- Federal Reserve cuts benchmark overnight lending rate to a range of 1.75% to 2.00% on a 7-3 vote
- It says the U.S. economy continues growing at a ‘moderate’ rate and the labor market ‘remains strong’
- But it says it was cutting rates ‘in light of the implications of global developments for the economic outlook’
- Fed cited ‘uncertainties’ about the outlook and pledged to ‘act as appropriate’ to sustain the expansion
- ‘No “guts,” no sense, no vision,’ blasted President Trump as he mocked Fed chairman Jay Powell for making moves that are too modest
The U.S. Federal Reserve cut interest rates by a quarter of a percentage point for the second time this year on Wednesday in a widely expected move meant to sustain a decade-long economic expansion, but gave mixed signals about what may happen next.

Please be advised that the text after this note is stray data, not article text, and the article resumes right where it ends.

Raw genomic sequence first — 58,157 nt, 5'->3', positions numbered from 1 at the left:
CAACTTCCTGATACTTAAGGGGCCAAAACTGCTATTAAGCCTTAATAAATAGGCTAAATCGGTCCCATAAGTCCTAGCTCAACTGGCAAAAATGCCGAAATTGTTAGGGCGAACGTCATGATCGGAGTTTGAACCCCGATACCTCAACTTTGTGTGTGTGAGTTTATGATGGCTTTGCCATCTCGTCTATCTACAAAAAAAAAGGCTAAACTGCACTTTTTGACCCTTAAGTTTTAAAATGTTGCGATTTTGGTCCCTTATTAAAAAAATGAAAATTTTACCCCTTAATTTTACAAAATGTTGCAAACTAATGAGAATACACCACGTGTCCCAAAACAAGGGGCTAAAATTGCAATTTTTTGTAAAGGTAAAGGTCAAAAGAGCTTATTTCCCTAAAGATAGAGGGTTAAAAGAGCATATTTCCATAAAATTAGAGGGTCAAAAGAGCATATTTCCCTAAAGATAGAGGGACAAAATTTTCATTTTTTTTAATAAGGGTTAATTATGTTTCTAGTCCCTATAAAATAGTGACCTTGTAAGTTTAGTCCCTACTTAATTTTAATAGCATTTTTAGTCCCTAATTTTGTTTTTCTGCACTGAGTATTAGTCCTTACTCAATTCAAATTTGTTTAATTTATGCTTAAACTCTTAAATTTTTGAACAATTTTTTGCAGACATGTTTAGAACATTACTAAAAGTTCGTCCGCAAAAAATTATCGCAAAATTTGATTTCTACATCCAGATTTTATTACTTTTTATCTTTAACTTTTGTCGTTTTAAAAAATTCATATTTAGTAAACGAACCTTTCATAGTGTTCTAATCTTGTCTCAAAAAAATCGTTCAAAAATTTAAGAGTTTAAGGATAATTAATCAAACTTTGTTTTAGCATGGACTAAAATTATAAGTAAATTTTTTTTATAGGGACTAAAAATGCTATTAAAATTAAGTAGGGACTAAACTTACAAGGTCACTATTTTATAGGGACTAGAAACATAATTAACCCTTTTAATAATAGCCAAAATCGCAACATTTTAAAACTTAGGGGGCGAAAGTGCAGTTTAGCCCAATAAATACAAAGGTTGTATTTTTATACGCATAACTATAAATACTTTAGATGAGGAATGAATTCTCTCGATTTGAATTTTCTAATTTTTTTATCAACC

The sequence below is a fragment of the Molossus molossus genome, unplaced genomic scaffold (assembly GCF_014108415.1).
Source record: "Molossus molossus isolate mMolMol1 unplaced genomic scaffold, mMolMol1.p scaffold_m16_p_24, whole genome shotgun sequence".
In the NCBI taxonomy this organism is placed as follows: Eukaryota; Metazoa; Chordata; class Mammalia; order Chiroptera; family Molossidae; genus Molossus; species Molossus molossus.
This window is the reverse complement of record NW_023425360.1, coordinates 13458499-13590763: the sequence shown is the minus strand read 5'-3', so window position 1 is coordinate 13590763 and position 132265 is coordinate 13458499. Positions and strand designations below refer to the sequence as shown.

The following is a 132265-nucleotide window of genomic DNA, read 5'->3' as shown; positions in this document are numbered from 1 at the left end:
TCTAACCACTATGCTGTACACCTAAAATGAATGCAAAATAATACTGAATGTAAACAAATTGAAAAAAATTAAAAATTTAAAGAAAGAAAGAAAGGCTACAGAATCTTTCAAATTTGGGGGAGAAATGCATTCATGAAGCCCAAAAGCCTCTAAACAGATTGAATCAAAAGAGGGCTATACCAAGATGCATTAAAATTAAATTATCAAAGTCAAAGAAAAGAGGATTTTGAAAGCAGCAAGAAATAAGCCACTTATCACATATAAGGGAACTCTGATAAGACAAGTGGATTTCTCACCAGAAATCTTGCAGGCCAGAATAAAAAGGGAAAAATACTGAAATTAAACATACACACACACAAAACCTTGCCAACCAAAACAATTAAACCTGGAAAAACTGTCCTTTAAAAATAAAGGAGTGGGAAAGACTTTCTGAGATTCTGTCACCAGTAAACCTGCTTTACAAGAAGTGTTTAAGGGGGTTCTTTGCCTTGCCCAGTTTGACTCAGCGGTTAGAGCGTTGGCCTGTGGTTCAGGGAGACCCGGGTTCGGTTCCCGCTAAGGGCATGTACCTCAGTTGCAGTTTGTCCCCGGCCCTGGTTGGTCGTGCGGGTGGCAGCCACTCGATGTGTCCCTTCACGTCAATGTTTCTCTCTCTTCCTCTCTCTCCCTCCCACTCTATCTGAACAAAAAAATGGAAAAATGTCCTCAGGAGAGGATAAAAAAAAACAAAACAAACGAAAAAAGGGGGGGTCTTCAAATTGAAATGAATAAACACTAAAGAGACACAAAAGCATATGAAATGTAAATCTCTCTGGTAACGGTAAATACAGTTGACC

President Donald Trump, traveling in California, quickly made it known that he believes the move is too small and too late to help the U.S. economy grow in line with its potential.
‘Jay Powell and the Federal Reserve Fail Again. No “guts,” no sense, no vision! A terrible communicator!’ Trump wrote on Twitter.
The central bank also widened the gap between the interest it pays banks on excess reserves and the top of its policy rate range, a step taken to smooth out problems in money markets that prompted a market intervention by the New York Fed this week.
Though the U.S. economy continues growing at a ‘moderate’ rate and the labor market ‘remains strong,’ the Fed said in its policy statement that it was cutting rates ‘in light of the implications of global developments for the economic outlook as well as muted inflation pressures.’